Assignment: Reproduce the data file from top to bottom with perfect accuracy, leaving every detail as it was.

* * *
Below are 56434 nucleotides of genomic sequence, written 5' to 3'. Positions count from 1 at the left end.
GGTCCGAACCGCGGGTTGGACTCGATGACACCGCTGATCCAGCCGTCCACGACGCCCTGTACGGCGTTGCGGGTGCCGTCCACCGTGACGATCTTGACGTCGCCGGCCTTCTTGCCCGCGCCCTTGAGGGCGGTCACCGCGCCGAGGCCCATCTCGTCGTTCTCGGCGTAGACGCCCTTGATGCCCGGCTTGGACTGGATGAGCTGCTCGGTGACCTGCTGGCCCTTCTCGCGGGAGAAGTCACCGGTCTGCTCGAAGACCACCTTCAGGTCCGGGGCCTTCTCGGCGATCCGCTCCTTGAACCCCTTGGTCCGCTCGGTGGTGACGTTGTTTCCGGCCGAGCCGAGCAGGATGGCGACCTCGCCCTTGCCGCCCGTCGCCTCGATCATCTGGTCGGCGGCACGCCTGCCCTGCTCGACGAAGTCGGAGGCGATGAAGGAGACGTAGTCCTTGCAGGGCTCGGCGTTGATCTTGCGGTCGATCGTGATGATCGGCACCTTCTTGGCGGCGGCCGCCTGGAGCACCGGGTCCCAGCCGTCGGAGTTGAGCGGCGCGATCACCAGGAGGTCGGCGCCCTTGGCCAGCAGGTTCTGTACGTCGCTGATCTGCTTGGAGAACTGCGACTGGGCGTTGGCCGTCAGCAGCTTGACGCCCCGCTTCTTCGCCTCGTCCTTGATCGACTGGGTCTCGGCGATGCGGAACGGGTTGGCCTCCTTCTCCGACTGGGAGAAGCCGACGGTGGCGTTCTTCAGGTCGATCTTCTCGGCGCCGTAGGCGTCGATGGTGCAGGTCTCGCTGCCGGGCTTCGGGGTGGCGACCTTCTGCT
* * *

Below are 56434 nucleotides of genomic sequence, written 5' to 3'. Positions count from 1 at the left end.
GGTCCGAACCGCGGGTTGGACTCGATGACACCGCTGATCCAGCCGTCCACGACGCCCTGTACGGCGTTGCGGGTGCCGTCCACCGTGACGATCTTGACGTCGCCGGCCTTCTTGCCCGCGCCCTTGAGGGCGGTCACCGCGCCGAGGCCCATCTCGTCGTTCTCGGCGTAGACGCCCTTGATGCCCGGCTTGGACTGGATGAGCTGCTCGGTGACCTGCTGGCCCTTCTCGCGGGAGAAGTCACCGGTCTGCTCGAAGACCACCTTCAGGTCCGGGGCCTTCTCGGCGATCCGCTCCTTGAACCCCTTGGTCCGCTCGGTGGTGACGTTGTTTCCGGCCGAGCCGAGCAGGATGGCGACCTCGCCCTTGCCGCCCGTCGCCTCGATCATCTGGTCGGCGGCACGCCTGCCCTGCTCGACGAAGTCGGAGGCGATGAAGGAGACGTAGTCCTTGCAGGGCTCGGCGTTGATCTTGCGGTCGATCGTGATGATCGGCACCTTCTTGGCGGCGGCCGCCTGGAGCACCGGGTCCCAGCCGTCGGAGTTGAGCGGCGCGATCACCAGGAGGTCGGCGCCCTTGGCCAGCAGGTTCTGTACGTCGCTGATCTGCTTGGAGAACTGCGACTGGGCGTTGGCCGTCAGCAGCTTGACGCCCCGCTTCTTCGCCTCGTCCTTGATCGACTGGGTCTCGGCGATGCGGAACGGGTTGGCCTCCTTCTCCGACTGGGAGAAGCCGACGGTGGCGTTCTTCAGGTCGATCTTCTCGGCGCCGTAGGCGTCGATGGTGCAGGTCTCGCTGCCGGGCTTCGGGGTGGCGACCTTCTGCT